As I have written about before, while working in the Abyei region of Sudan I sporadically stayed at the MercyCorps compound, formerly the compound for UNDP workers before Misseriya mujahideen swept through in 2008 and nearly destroyed it on their way through the town. As a result, because the Abyei referendum which would determine if it would return to the south or remain a part of the northern state of South Kordofan and the Misseriya among others were furiously against this, MercyCorps was reluctant to allow non-vital foreigners, especially ones with a political mandate, to stay in their walls.
One day while staying there, I restlessly walked around the relatively small and empty compound looking for things to document. This compound, unlike others I had stayed in, had as walls actual walls which were freshly fortified and new vicious shards of broken glass cemented into the tops then covered in barbed wire. I took this photo while standing on top of a mound of dirt left over after someone dug a hole to put a waste removal system. Through the defense elements of the wall, you can see beyond homes. A Sudanese employee of MercyCorps saw me photographing over the wall and evidently thought I was taking pictures of these very dilapidated homes, unusually poor in quality. When I turned to see what he was uttering in very broken English, I saw a serious scowl on his face and understood. In reality, though, they were not the subject of why I was shooting. Interestingly, a week later we got a new translator and it was his home that I was unintentionally photographing.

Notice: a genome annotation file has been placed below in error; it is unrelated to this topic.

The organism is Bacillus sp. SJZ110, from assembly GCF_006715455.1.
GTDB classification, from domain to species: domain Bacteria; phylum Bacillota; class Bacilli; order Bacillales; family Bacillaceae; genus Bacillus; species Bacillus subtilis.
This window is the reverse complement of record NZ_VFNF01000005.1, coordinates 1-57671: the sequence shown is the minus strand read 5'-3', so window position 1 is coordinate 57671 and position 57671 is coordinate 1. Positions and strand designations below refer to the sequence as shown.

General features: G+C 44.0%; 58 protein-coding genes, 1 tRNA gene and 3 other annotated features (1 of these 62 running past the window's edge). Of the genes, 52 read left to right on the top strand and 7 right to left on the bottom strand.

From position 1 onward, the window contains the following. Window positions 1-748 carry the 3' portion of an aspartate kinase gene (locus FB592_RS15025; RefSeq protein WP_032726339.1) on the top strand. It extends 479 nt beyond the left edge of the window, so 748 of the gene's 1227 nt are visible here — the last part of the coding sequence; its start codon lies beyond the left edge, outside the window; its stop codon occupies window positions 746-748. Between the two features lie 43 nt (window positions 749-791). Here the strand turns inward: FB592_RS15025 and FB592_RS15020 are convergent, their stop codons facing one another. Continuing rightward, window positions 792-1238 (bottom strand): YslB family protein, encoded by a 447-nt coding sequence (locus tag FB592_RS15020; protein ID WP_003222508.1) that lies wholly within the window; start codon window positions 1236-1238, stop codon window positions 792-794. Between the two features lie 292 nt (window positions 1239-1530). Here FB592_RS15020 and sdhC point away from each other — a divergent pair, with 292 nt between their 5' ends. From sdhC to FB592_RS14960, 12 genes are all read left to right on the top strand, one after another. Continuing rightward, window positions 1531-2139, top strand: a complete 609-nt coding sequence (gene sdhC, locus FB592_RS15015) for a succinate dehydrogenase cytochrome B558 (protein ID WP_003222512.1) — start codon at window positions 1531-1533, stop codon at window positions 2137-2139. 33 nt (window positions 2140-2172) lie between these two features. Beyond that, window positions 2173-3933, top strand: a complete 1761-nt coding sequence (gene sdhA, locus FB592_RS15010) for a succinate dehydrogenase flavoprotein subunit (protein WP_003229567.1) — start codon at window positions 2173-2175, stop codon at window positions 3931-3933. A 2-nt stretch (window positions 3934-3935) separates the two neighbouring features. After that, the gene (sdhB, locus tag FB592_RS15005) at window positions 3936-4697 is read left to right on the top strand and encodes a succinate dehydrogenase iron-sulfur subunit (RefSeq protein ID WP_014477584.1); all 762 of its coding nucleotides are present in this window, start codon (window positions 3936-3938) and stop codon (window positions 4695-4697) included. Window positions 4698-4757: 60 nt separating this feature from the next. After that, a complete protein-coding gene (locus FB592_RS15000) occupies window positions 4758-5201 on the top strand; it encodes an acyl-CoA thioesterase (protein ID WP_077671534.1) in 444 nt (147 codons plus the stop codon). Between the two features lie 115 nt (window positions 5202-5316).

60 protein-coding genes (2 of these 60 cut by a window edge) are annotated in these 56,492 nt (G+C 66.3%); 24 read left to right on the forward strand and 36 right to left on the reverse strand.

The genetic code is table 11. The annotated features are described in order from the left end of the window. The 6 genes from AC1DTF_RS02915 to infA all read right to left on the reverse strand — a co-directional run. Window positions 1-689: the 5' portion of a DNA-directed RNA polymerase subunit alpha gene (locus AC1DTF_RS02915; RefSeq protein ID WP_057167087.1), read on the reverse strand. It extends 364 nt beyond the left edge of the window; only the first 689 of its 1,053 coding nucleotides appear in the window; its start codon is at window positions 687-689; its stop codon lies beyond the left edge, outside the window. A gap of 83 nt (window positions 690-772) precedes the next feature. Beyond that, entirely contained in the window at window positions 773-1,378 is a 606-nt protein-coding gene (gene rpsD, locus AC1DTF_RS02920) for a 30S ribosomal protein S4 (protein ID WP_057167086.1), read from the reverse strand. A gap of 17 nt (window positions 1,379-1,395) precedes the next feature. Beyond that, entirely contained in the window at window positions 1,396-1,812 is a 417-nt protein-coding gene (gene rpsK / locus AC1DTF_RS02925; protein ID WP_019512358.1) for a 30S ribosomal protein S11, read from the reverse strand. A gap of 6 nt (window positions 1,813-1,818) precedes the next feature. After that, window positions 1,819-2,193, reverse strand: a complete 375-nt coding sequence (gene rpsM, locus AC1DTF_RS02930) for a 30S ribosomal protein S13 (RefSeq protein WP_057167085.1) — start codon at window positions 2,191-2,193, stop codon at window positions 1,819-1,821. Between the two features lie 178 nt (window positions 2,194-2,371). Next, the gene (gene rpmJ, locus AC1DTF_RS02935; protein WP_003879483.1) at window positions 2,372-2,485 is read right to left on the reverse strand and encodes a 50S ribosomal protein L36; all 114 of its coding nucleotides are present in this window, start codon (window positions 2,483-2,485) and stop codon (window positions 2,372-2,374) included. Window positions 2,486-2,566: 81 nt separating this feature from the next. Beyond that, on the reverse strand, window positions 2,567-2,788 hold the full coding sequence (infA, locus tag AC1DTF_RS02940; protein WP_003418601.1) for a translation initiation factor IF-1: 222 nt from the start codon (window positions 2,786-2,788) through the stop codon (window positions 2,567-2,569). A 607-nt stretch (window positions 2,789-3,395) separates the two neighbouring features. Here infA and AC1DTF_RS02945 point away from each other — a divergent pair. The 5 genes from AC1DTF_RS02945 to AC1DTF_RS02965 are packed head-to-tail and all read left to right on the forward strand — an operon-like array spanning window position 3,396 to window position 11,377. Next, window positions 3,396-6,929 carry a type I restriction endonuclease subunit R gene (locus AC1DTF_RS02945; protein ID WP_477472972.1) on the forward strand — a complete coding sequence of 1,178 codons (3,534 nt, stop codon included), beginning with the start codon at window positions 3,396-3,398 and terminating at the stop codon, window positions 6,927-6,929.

To see more from South Sudan, click here to go to a full portfolio.